'Daphne Project' to continue work of Maltese journalist Daphne Caruana Galizia

Six months ago, Maltese journalist Daphne Caruana Galizia was killed by a car-bomb as she was leaving home (Guardian). Investigative journalists have now launched a new project to continue her work.

The Daphne Project was launched today by Paris-based organization Forbidden Stories, which dedicates itself to continuing the work begun by murdered, imprisoned or otherwise incapacitated reporters.

According to the The Organized Crime and Corruption Reporting Project, a group of some 45 journalists, from 18 news organizations across 15 countries, have spent the last six months gathering, compiling and preparing material relating to Caruana Galizia’s murder, as well as continuing to chase down leads her investigations had left behind.

Caruana Galizia had been investigating corruption in her home country of Malta when she was assassinated on October 16, 2017. She had reported threats on her life to the police two weeks before her murder.

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In December, a Maltese magistrate charged three men, Vince Muscat and brothers Alfred and George Degiorgio in relation to Caruana Galizia’s murder. It was not immediately clear whether police thought they had acted on their own or were hit men working for others.

Her death was mourned with candlelit vigils in Malta and abroad, both at the time of her murder and at the passing of the six months since, according to the Press Gazette.

The project has pledged to “start revealing what Daphne left behind” and began on April 17.

Business and politics go hand in hand in Malta. According to Transparency International, an online corruption monitor, the country shows “procurement irregularities, unresolved conflicts of interest among serving government ministers, and the revolving door between the island state’s close-knit political and business class.”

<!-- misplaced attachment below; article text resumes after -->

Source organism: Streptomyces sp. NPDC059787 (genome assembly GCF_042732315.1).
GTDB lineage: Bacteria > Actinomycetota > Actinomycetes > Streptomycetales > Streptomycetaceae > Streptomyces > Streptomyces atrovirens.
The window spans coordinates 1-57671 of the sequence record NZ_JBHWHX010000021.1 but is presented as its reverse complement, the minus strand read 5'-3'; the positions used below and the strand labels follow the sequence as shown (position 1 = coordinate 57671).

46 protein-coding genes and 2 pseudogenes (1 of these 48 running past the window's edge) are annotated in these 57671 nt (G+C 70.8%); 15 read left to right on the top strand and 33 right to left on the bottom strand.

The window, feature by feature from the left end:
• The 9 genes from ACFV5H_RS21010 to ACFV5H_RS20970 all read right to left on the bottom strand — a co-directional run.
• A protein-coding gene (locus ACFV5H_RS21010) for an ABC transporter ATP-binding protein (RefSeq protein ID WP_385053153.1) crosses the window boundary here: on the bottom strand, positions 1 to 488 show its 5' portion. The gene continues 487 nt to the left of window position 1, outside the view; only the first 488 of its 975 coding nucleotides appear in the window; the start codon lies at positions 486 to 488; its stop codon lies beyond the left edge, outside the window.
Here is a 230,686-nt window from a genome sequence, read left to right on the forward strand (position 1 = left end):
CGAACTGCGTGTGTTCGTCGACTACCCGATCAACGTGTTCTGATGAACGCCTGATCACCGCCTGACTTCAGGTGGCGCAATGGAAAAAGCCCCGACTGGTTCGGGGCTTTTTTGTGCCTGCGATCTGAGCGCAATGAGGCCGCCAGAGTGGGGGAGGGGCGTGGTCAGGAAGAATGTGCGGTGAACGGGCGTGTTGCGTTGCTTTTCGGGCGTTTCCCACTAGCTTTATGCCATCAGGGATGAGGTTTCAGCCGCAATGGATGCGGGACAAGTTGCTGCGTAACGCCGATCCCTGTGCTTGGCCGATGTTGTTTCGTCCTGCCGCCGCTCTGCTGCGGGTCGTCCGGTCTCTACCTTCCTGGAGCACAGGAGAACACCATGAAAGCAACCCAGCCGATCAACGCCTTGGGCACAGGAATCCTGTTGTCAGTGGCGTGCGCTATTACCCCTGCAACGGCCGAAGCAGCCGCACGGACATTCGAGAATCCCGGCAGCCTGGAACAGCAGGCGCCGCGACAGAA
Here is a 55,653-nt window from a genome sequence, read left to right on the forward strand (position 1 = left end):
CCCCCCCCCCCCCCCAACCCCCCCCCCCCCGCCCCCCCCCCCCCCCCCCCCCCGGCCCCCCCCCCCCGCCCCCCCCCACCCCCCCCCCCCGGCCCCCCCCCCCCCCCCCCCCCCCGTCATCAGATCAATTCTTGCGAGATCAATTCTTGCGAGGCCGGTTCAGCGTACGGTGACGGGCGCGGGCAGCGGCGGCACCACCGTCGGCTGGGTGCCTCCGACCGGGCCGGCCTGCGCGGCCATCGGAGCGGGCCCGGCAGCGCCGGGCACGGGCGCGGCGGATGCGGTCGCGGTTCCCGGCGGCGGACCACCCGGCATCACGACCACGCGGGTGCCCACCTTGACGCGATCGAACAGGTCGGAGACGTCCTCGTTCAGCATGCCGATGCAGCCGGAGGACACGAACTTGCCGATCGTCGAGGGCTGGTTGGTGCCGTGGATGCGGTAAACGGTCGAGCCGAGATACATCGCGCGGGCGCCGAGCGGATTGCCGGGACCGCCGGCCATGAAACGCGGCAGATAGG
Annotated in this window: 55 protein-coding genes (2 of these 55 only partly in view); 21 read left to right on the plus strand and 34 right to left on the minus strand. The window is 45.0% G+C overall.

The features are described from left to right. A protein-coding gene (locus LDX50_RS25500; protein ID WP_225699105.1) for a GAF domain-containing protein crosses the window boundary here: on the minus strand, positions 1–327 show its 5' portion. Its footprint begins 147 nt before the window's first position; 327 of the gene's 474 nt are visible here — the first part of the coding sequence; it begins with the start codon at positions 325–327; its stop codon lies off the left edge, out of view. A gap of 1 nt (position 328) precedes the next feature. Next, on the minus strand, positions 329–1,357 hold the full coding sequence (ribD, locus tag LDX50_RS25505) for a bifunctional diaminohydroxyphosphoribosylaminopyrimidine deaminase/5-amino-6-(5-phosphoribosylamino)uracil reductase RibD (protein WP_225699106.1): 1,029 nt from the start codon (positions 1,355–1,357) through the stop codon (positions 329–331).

“Malta is also the only country in the European Union to have an incumbent minister named in the Panama Papers revelations in 2016.”

The project also comes after a rise in the death of investigative journalists across Europe. Yesterday, Russian journalist Maksim Borodin died in hospital after mysteriously falling from his balcony in Yekaterinburg. He had been reporting on the deaths of Russian mercenaries.

A month earlier, thousands also marched in Slovakia following the murder of reporter Jan Kuciak, who had also been investigating corruption in his homeland.

On Wednesday, the Slovak Spectator reported that an inernational investigative team would look into Kuciak’s murder, in accordance with an agreement made at the Hague.

The Daphne Project includes the first interview with Caruana Galizia’s husband, who says the person who orchestrated the murder is being protected (Guardian).

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